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App to help slow spread of coronavirus goes live on Maui

  • A screenshot of the AlohaSafe Alert app which is free on Apple Store or Google Play.

    A screenshot of the AlohaSafe Alert app which is free on Apple Store or Google Play.

Maui County announced the official launch of the AlohaSafe Alert app on Thursday, saying it is the first county in the state to do so in order to curb the spread of COVID-19.

The app, which is free on Apple Store or Google Play, is designed to alert users if they have been exposed to the new coronavirus using Bluetooth technology. It was pilot tested on Lanai and in Hana in November. It was developed by the state Department of Health, aio Foundation, Hawaii Executive Collaborative and others.

So far, Maui County says there have been more than 7,000 downloads of the app.

“This free exposure notification app has already undergone successful pilot testing on Lanai and in Hana, and we are pleased to have it expanded to everyone in Maui County to increase detection of the virus and slow the spread of the disease,” Mayor Michael Victorino said in a news release. “The AlohaSafe app helps people know that they might have been exposed to the virus and should consider getting tested as soon as possible. This is especially important now as our community awaits the broad distribution of the vaccine against the virus.”

The app’s launch is part of a nationwide effort. A total of 17 U.S. states, including California, Washington, and the District of Columbia are participating in the Google Apple Exposure Notification (GAEN) system, with their own versions of the app. In California, the app is known as CA notify, and in Washington as WA Notify.

After the app is downloaded, the smartphone uses Bluetooth technology to anonymously communicate with other phones that have a GAEN application. Devices with app will automatically “ping” each other, measuring the strength of the Bluetooth signal and the duration of interaction.

If a person becomes infected with COVID-19, a Department of Health contact tracer will send him or her a verification code to anonymously notify others of possible exposure.

The notification will be triggered if phones were in proximity to one another in the past 14 days, at a distance of 6 feet or less for at least 15 minutes cumulative.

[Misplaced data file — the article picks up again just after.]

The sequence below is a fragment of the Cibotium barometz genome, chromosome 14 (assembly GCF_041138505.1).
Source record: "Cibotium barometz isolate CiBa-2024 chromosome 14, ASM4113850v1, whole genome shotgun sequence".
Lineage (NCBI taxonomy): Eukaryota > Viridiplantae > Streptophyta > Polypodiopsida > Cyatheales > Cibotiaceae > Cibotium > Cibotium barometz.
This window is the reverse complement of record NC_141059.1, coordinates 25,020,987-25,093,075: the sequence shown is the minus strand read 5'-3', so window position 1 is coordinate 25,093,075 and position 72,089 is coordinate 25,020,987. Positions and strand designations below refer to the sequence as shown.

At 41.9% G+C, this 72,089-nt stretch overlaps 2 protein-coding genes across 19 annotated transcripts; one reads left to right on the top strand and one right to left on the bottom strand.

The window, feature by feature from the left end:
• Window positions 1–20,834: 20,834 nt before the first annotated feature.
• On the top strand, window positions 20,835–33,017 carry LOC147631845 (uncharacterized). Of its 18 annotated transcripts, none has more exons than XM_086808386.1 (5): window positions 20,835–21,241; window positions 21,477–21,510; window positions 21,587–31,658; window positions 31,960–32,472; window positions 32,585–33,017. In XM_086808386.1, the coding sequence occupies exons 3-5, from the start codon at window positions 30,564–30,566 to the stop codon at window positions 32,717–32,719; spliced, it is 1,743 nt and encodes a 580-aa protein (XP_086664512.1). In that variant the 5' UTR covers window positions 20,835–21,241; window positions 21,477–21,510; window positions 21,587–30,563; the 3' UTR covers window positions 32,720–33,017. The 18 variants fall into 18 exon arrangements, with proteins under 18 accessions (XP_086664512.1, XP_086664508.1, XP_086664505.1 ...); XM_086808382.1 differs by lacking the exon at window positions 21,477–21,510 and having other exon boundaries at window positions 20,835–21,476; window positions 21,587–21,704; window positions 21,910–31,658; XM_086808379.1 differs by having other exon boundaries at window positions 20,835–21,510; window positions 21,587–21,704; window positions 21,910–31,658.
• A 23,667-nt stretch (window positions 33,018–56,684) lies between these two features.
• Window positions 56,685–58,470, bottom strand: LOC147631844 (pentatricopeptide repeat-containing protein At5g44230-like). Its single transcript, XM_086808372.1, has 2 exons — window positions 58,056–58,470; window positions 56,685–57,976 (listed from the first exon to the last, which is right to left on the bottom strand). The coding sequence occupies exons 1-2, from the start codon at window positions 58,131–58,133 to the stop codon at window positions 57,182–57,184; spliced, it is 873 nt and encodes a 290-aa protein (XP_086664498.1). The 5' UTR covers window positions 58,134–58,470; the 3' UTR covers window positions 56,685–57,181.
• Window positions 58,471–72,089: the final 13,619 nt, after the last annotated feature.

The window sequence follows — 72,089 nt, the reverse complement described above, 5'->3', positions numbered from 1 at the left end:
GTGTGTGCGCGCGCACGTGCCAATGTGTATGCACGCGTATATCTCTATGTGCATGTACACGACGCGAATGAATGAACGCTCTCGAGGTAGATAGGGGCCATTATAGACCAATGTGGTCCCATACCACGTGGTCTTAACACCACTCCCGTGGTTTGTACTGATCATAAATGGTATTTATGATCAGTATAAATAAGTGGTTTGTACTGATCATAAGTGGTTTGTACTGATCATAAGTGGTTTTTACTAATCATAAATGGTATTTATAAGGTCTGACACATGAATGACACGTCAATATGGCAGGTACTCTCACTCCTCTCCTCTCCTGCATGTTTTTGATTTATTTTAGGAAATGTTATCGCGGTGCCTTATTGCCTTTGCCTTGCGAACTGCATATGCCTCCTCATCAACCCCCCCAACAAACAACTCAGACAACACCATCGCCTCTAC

The AlohaSafe Alert app is able to communicate with any app on the GAEN system, officials said.

According to Star-Advertiser Tech View columnist Ryan Ozawa, the app does not know the identity of the person using the phone, but it knows whether phones were in close proximity.

“Not only does it not know who you are, it doesn’t care where you are, either,” wrote Ozawa in a September column. “Instead, it keeps track of other smartphones that it has been near based on anonymized Bluetooth signals.”

But the app is only useful if people in Hawaii use it, said Ozawa.

According to officials, privacy is protected. No personal data ever leaves the phone unless the owner chooses to share the information with the state Health Department. User identities are also protected. Persons receiving notifications will not know who or where they may have been exposed.

Victorino said Maui County has been pushing for such technological advances for the protection of its residents and visitors.

“We urge people to download this app, because widespread use of this technology by residents and visitors alike would make it most effective in our fight against this disease,” Victorino said. “AlohaSafe Alert is a powerful example of our community coming together so that Maui County and our state can move toward a healthier future.”

The app is compatible with Androids Version 6 or above and iPhones with OS 13.7 or greater. It does not work on iPads or tablets.

“We’re thankful for the partnership and support from Mayor Victorino and Maui County leaders because adoption of the app by residents will be key to maximizing the potential of AlohaSafe Alert,” said Lynelle Marble, executive director of Hawaii Executive Collaborative, in the news release. “Based on studies from the University of Oxford, for every two app users, one infection can be avoided. Our hope is that our residents will take the opportunity to use AlohaSafe Alert as an additional layer of safety to help mitigate the spread of the virus.”

More information is available at alohasafealert.org.

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